While Alice DiMicele retains her folk identity, the singer-songwriter says listeners will need a liberal definition of the genre to recognize it in her music.

While Alice DiMicele retains her folk identity, the singer-songwriter says listeners will need a liberal definition of the genre to recognize it in her music.

"It's folk music in that it's still about folks, but it's not traditional in the sense of the chord structure or the type of melody or the rhythm," she says.

Americana more accurately depicts her music, which is infused with hints of jazz, R&B and funk.

Born in New Jersey, DiMicele moved to Southern Oregon in 1986, where she began her career as a solo, acoustic guitarist. While she still solos, DiMicele now heads her band, the Alice DiMicele Band featuring Jeff Pevar on guitar, Damian Erkskine on bass, Russ Kleineron drums, Mikey Stevens on trumpet and flugelhorn and Duke Davis on saxophone.

DiMicele releases her 12th album, "Lucky Dogs," Friday, May 20, before launching a summerlong tour through Oregon, Northern California, Washington and Nevada. The tour opens with a show at 7:30 p.m. Thursday, May 19, at Ashland Community Center, 59 Winburn Way, Ashland. She also plays at 8 p.m. May 20 at Applegate Lodge, 15100 Highway 238, Applegate. Kleineron, who is featured on the CD, will be unable to accompany DiMicele on the tour. Drummer Brian West will play in his stead.

DiMicele plays rhythm guitar, forcing her full, expressive vocals to the forefront of her music.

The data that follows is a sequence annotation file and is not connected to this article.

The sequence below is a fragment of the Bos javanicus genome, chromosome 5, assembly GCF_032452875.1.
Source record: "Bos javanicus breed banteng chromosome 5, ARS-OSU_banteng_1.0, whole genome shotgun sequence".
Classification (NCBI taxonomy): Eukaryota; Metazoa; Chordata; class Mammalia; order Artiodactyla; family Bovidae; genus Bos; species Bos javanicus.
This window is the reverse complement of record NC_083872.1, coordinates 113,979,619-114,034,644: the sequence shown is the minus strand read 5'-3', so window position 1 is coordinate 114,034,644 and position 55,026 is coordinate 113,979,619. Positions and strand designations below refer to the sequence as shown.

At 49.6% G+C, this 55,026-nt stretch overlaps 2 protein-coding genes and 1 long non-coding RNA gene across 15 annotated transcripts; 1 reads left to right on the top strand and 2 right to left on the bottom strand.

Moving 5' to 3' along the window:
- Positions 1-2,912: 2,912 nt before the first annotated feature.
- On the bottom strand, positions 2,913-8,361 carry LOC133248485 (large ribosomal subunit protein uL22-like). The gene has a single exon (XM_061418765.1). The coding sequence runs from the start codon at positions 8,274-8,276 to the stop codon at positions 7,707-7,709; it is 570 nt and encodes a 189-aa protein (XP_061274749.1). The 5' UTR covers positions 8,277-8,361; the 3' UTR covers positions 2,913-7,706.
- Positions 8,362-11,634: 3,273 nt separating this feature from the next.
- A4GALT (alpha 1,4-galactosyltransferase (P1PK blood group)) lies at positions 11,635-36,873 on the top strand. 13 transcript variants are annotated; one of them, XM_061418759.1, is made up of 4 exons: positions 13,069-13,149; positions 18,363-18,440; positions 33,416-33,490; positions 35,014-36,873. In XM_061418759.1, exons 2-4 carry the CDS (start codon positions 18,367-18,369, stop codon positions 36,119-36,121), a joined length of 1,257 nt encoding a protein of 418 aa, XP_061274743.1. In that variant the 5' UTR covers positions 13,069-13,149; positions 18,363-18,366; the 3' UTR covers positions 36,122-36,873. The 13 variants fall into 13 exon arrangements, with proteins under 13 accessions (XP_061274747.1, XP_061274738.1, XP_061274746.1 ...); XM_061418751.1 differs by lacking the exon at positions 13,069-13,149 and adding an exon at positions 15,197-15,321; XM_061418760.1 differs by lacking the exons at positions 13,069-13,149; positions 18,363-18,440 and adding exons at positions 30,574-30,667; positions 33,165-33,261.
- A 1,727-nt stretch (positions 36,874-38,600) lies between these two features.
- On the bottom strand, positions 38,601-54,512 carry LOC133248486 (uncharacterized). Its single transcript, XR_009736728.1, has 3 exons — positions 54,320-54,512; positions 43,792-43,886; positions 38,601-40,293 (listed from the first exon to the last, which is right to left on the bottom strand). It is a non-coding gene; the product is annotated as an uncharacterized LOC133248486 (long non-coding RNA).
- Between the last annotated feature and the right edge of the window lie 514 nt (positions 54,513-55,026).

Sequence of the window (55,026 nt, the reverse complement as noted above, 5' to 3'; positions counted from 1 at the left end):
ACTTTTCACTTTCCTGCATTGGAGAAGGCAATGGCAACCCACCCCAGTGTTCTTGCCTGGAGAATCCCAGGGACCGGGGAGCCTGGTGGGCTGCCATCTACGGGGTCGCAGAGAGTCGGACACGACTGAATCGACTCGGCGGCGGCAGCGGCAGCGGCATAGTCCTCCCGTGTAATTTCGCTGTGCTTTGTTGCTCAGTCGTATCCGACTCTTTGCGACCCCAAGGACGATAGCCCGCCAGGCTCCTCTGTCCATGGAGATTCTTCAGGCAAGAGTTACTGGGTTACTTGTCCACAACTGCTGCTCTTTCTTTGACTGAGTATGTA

"My guitar style is all about the groove, setting up a base of energy for my voice," she says.

While she possesses a five-octave vocal range, she sings to the emotions of the song rather than using her voice as a platform to show off, she says. The band's other musicians, including guitar virtuoso Pevar, curb their instrumentation to give DiMicele's voice the limelight it deserves.

"He (Pevar) understands how to play with me," says DiMicele. "He's able to create an atmosphere around a song without stepping on my vocals, and in turn, when I give him a nod, he can play a solo that will blow someone's head off."

The title "Lucky Dogs" came from the lyrics to her song "The Ballad of Turk and Roxy," which at first appears to be a love song about dogs "but is really a love song to my man," she says.

While her previous albums were more simple and the acoustics more predominant, "Lucky Dogs" has more complex instrumentation and more of a band-feel. The album as a whole reflects all the "blessings" in DiMicele's life and contains a new version of her favorite song, also the title track of her 1989 album, "It's a Miracle."

"I have a good life," she says. "I'm a lucky dog."

Tickets to her show at Ashland Community Center are $10 in advance, $15 at the door. Advance tickets are available at http://www.brownpapertickets.com/event/165881. For more information, call 541-245-6645 or see www.alicedimicele.com.